Anne Kiremidjian, professor of civil and environmental engineering, has been selected to receive the 2018 John Fritz Medal. The award, presented by the American Association of Engineering Societies (AAES), recognizes one individual each year for their scientific or industrial achievements in the pure or applied sciences. Kiremidjian received the award for her research in the field of probabilistic seismic risk assessment and for her leadership in the classroom, educating the next generation of earthquake engineers.
Kiremidjian’s research focuses on building resilient, sustainable cities that can withstand short- and long-term environmental stressors, including earthquakes. Through the design and implementation of wireless sensor systems, the development of robust algorithms for structural damage diagnosis and several other evaluation techniques, Kiremidjian continues to expand conversations around creating strategic civil infrastructure systems, emphasizing the importance of social, political and economic data in her findings.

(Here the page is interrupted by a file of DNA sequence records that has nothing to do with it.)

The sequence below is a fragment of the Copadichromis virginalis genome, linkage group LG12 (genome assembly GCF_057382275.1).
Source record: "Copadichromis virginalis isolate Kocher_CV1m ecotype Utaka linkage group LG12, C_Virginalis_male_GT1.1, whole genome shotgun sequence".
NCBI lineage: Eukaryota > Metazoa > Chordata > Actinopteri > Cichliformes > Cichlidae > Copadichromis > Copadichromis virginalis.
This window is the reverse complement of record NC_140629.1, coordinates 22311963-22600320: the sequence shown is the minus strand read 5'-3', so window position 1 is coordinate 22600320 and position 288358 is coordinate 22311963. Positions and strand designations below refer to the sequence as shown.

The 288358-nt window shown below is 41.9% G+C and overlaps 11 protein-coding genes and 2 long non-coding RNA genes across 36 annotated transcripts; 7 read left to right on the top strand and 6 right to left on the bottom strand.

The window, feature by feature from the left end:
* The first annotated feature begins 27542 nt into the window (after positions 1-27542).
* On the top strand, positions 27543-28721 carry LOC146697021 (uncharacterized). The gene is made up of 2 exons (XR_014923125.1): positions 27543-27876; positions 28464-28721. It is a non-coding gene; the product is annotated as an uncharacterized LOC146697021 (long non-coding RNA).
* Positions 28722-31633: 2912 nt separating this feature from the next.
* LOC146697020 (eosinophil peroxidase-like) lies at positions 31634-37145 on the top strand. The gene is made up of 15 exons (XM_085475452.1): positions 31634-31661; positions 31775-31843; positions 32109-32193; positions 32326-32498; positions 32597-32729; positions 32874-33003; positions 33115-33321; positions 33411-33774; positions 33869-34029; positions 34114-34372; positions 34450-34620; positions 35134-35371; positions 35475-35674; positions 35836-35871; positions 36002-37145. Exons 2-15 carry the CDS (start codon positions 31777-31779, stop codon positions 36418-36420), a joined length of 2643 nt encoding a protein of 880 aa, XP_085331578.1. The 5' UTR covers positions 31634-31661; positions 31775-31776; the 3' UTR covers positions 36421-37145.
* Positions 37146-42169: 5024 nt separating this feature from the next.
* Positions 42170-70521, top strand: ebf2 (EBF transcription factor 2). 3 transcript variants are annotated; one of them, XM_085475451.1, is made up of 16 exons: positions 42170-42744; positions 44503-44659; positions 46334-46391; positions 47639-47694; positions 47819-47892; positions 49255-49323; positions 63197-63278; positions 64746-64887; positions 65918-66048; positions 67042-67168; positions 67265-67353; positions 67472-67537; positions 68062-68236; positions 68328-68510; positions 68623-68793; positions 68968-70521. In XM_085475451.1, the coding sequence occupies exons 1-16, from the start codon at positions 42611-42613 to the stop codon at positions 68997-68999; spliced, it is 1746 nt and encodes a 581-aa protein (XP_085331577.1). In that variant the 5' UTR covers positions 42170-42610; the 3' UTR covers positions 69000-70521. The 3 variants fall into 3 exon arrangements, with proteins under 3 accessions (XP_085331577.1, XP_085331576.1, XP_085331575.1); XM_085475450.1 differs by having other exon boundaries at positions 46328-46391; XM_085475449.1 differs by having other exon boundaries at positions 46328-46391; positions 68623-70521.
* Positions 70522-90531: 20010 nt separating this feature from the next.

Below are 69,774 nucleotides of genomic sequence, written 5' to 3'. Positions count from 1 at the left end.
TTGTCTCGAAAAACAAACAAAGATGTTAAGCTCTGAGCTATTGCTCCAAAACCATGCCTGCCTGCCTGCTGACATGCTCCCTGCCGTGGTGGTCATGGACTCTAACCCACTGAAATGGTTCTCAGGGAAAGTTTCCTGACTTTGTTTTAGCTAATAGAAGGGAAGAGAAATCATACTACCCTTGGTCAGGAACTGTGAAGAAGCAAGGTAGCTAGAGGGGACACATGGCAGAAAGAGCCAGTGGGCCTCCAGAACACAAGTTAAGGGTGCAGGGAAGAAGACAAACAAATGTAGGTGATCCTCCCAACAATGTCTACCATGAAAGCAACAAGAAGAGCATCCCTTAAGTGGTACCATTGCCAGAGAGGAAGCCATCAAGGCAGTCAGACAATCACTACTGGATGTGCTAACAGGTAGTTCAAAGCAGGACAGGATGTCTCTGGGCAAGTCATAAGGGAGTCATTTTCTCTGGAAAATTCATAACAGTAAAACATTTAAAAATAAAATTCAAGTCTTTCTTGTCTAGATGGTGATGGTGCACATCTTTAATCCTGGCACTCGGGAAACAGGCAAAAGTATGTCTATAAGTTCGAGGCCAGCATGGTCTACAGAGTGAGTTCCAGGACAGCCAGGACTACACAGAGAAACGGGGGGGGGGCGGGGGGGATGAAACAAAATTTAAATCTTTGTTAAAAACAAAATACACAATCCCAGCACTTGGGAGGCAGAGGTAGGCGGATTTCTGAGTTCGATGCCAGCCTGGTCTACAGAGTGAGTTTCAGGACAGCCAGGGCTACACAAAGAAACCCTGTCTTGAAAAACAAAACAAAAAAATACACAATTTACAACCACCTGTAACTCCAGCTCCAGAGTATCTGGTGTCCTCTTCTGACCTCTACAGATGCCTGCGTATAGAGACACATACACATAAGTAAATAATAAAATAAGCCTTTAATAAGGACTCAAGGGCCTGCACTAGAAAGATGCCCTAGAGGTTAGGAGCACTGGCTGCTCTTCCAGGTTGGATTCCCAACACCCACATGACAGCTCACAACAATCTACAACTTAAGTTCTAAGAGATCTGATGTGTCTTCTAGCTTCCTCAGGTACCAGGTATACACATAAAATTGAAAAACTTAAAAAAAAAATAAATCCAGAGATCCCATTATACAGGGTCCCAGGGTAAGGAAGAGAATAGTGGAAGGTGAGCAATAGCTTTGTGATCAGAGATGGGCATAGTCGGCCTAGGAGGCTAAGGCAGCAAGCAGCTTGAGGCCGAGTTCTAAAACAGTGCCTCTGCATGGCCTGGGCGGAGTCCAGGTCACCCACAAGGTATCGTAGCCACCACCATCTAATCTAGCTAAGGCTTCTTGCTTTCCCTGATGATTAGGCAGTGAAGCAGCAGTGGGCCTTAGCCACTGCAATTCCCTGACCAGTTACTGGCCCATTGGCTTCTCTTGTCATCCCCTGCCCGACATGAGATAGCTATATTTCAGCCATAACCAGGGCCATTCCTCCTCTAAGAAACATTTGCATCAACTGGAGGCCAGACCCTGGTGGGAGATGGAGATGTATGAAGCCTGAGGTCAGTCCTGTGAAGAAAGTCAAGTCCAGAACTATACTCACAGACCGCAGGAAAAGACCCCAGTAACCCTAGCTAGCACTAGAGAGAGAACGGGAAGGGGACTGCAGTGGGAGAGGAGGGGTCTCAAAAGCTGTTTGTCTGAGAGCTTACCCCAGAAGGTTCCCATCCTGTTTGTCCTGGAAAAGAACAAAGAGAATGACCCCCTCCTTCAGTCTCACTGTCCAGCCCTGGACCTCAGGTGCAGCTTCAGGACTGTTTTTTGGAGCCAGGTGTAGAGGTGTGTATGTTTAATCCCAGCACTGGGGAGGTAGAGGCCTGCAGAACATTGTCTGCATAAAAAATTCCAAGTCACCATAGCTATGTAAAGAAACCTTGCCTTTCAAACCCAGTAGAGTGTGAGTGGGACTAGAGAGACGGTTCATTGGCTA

Established in 1902, the John Fritz Medal is among the highest honors awarded an engineer. Kiremidjian joins a highly respected cadre of recipients, including Alexander Graham Bell and David Packard. She will be presented with the award at the AAES awards banquet next month in Washington, D.C.